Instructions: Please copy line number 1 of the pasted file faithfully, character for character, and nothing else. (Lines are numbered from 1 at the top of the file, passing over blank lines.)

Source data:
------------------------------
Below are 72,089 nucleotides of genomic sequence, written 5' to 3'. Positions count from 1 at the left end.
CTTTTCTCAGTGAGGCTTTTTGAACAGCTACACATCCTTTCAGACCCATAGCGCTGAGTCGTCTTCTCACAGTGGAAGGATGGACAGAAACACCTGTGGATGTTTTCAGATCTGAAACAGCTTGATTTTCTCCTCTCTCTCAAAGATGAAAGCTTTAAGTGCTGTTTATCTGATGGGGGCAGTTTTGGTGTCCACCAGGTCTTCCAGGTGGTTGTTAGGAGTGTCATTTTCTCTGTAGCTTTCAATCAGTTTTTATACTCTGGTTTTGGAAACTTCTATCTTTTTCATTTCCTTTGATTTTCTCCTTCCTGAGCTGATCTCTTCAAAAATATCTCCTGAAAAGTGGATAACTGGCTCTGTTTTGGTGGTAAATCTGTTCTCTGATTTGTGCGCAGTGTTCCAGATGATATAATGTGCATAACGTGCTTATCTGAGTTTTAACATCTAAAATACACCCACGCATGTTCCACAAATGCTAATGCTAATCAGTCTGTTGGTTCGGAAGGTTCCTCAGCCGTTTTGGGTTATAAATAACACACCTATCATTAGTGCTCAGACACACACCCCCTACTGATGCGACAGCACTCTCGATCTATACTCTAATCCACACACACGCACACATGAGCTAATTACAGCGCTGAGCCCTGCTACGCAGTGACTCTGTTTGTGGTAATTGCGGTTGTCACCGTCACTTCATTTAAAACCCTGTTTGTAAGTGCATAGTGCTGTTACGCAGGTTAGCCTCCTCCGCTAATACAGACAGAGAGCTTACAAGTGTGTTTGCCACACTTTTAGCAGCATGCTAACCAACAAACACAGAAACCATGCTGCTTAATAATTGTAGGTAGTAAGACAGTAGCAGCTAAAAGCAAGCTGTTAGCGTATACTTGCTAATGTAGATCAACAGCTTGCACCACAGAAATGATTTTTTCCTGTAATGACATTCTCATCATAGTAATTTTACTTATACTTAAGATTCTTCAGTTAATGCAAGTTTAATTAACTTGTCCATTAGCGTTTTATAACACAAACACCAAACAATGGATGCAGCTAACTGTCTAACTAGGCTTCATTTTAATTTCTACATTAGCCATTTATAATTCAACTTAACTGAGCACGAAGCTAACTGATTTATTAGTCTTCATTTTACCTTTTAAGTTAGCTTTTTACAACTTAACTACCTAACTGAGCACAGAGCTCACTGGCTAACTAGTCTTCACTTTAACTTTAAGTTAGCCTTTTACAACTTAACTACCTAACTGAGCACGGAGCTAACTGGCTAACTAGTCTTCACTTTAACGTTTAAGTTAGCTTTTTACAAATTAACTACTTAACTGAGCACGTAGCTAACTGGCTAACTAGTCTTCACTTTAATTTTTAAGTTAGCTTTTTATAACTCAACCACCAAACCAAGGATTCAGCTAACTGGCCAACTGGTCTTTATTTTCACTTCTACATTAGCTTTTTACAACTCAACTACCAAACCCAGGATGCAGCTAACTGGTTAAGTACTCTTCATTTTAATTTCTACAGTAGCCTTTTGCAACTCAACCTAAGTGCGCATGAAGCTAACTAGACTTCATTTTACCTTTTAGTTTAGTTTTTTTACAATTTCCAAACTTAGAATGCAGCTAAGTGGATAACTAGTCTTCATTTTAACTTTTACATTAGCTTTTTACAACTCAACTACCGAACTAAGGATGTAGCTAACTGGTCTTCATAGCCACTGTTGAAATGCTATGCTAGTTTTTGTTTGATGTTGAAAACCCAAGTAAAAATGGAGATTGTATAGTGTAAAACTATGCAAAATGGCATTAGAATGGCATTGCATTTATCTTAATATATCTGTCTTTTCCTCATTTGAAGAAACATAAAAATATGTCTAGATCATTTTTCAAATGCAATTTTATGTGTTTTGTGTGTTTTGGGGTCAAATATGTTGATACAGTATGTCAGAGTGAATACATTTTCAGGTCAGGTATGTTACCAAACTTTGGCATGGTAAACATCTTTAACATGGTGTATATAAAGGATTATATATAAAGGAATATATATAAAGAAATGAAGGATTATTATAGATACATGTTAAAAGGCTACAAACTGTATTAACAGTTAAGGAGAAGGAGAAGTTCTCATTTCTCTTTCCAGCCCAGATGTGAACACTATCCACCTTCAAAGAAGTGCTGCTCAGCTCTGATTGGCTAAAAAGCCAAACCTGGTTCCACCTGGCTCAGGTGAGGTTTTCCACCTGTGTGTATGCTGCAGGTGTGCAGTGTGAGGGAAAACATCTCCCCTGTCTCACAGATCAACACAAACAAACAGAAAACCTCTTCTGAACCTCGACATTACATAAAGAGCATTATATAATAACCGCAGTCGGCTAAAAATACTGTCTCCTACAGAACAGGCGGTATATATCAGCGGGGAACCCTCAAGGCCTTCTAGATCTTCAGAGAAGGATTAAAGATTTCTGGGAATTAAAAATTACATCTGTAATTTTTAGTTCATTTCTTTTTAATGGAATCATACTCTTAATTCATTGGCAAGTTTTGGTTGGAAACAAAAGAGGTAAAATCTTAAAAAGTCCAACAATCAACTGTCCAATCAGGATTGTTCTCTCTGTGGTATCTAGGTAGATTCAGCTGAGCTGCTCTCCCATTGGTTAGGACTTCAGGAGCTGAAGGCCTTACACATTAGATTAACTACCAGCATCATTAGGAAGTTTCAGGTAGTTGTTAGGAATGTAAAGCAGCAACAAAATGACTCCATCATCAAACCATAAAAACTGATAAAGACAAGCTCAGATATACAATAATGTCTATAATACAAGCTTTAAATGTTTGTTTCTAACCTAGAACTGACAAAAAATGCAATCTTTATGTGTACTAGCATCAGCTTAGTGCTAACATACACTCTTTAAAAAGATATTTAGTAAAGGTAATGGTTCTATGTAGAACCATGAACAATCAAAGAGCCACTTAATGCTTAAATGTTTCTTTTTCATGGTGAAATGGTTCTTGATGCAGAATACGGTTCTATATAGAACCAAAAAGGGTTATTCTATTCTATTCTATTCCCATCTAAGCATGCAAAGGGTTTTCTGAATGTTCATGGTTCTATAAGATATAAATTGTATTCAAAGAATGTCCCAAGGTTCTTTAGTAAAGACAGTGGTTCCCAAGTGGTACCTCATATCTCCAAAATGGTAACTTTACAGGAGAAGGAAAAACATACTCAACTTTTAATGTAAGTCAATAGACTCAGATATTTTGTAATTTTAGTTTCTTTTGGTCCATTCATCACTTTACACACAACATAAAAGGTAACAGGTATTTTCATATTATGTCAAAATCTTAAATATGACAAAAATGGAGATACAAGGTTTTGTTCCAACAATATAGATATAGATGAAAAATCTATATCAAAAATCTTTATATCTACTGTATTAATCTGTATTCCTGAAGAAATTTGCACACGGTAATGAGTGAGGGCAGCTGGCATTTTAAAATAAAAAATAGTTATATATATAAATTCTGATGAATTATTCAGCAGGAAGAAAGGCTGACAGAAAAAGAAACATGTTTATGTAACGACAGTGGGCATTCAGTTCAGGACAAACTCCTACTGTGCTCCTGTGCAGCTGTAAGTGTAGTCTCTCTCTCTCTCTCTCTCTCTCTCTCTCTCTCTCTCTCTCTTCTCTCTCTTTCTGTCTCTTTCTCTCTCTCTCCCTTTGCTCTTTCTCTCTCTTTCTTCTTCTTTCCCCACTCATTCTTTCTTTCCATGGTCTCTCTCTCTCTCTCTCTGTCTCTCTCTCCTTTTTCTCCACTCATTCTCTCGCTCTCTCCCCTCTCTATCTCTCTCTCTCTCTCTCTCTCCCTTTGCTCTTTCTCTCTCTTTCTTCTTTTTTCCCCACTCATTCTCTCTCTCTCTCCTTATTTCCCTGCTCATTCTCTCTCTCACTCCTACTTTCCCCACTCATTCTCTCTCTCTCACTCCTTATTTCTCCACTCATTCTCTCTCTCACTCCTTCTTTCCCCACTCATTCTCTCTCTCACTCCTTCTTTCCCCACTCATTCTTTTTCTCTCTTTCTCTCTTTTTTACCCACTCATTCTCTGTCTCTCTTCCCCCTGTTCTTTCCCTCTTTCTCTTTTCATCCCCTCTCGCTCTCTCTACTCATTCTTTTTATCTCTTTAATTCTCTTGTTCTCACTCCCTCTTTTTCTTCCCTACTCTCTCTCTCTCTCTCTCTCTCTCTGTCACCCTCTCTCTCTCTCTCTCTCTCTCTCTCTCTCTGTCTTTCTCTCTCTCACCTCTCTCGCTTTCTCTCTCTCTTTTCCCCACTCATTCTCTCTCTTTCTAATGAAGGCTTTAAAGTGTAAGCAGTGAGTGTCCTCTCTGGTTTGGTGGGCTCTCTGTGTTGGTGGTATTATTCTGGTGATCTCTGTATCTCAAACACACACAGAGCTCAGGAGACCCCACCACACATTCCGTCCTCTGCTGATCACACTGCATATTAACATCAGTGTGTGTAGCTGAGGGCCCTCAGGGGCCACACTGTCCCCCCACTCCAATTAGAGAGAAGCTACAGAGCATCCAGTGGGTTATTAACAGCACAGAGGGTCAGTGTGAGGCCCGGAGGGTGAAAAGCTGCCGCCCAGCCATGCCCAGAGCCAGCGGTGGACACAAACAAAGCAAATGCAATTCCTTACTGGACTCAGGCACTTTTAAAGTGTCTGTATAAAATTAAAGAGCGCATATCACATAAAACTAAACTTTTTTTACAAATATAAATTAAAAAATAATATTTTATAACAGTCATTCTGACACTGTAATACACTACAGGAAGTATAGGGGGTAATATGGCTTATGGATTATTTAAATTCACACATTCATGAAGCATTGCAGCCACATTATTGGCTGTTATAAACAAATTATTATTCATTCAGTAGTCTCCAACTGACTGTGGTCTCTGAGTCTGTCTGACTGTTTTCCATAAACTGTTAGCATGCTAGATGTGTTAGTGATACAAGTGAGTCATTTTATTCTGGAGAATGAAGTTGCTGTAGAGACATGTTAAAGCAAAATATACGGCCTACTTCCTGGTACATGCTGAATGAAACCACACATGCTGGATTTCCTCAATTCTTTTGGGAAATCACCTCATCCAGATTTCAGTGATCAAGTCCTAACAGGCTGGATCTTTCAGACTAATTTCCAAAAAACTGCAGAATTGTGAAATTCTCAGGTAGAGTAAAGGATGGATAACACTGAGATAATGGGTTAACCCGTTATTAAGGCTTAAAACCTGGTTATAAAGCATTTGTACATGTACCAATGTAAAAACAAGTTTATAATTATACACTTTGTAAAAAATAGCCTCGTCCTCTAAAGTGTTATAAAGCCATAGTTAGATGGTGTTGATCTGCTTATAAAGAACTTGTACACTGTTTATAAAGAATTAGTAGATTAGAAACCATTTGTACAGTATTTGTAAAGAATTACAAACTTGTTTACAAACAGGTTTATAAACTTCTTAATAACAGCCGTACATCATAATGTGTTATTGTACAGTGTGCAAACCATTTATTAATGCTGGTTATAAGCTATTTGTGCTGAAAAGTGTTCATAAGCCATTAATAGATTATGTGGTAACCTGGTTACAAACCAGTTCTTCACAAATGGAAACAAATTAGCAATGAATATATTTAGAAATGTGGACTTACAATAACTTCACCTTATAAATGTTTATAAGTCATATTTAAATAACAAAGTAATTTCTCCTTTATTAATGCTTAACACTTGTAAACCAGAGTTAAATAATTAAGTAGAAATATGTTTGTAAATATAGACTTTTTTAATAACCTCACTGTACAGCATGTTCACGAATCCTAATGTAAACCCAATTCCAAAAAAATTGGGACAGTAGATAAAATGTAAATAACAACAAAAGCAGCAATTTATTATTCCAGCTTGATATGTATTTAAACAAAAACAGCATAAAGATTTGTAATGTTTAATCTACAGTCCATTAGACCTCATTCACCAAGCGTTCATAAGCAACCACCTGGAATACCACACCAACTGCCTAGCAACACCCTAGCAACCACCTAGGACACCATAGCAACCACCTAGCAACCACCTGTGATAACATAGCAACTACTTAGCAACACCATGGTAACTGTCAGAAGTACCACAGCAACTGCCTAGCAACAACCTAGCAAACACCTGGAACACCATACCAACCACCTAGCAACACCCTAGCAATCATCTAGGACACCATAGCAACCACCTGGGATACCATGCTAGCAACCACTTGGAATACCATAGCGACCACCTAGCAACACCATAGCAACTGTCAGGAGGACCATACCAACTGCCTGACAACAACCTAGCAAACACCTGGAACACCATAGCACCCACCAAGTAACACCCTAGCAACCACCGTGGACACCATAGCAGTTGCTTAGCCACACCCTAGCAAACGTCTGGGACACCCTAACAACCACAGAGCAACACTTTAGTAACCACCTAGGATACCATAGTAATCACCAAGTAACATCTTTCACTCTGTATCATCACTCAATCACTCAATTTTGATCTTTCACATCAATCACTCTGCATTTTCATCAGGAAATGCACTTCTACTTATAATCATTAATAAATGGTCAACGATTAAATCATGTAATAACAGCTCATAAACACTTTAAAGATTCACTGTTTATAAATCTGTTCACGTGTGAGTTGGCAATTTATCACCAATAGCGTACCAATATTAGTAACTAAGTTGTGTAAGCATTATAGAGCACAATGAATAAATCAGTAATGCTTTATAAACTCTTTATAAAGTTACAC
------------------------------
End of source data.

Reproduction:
Below are 72,089 nucleotides of genomic sequence, written 5' to 3'. Positions count from 1 at the left end.